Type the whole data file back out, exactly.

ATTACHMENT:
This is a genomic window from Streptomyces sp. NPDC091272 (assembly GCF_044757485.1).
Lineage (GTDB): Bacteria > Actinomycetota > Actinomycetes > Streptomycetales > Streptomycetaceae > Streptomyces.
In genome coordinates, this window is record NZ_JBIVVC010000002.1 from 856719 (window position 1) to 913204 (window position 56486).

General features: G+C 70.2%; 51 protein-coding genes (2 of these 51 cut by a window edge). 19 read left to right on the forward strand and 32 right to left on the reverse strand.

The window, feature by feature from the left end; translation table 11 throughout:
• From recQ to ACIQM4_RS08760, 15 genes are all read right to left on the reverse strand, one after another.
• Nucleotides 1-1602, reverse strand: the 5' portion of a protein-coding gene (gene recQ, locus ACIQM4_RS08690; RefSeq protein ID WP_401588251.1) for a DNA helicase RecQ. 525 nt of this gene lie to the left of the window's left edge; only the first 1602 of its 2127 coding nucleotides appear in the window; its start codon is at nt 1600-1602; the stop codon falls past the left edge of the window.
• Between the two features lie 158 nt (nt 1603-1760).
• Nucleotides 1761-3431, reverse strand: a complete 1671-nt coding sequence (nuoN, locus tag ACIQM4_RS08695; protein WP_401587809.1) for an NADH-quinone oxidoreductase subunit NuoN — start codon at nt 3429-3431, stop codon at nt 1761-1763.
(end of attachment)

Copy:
This is a genomic window from Streptomyces sp. NPDC091272 (assembly GCF_044757485.1).
Lineage (GTDB): Bacteria > Actinomycetota > Actinomycetes > Streptomycetales > Streptomycetaceae > Streptomyces.
In genome coordinates, this window is record NZ_JBIVVC010000002.1 from 856719 (window position 1) to 913204 (window position 56486).

General features: G+C 70.2%; 51 protein-coding genes (2 of these 51 cut by a window edge). 19 read left to right on the forward strand and 32 right to left on the reverse strand.

The window, feature by feature from the left end; translation table 11 throughout:
• From recQ to ACIQM4_RS08760, 15 genes are all read right to left on the reverse strand, one after another.
• Nucleotides 1-1602, reverse strand: the 5' portion of a protein-coding gene (gene recQ, locus ACIQM4_RS08690; RefSeq protein ID WP_401588251.1) for a DNA helicase RecQ. 525 nt of this gene lie to the left of the window's left edge; only the first 1602 of its 2127 coding nucleotides appear in the window; its start codon is at nt 1600-1602; the stop codon falls past the left edge of the window.
• Between the two features lie 158 nt (nt 1603-1760).
• Nucleotides 1761-3431, reverse strand: a complete 1671-nt coding sequence (nuoN, locus tag ACIQM4_RS08695; protein WP_401587809.1) for an NADH-quinone oxidoreductase subunit NuoN — start codon at nt 3429-3431, stop codon at nt 1761-1763.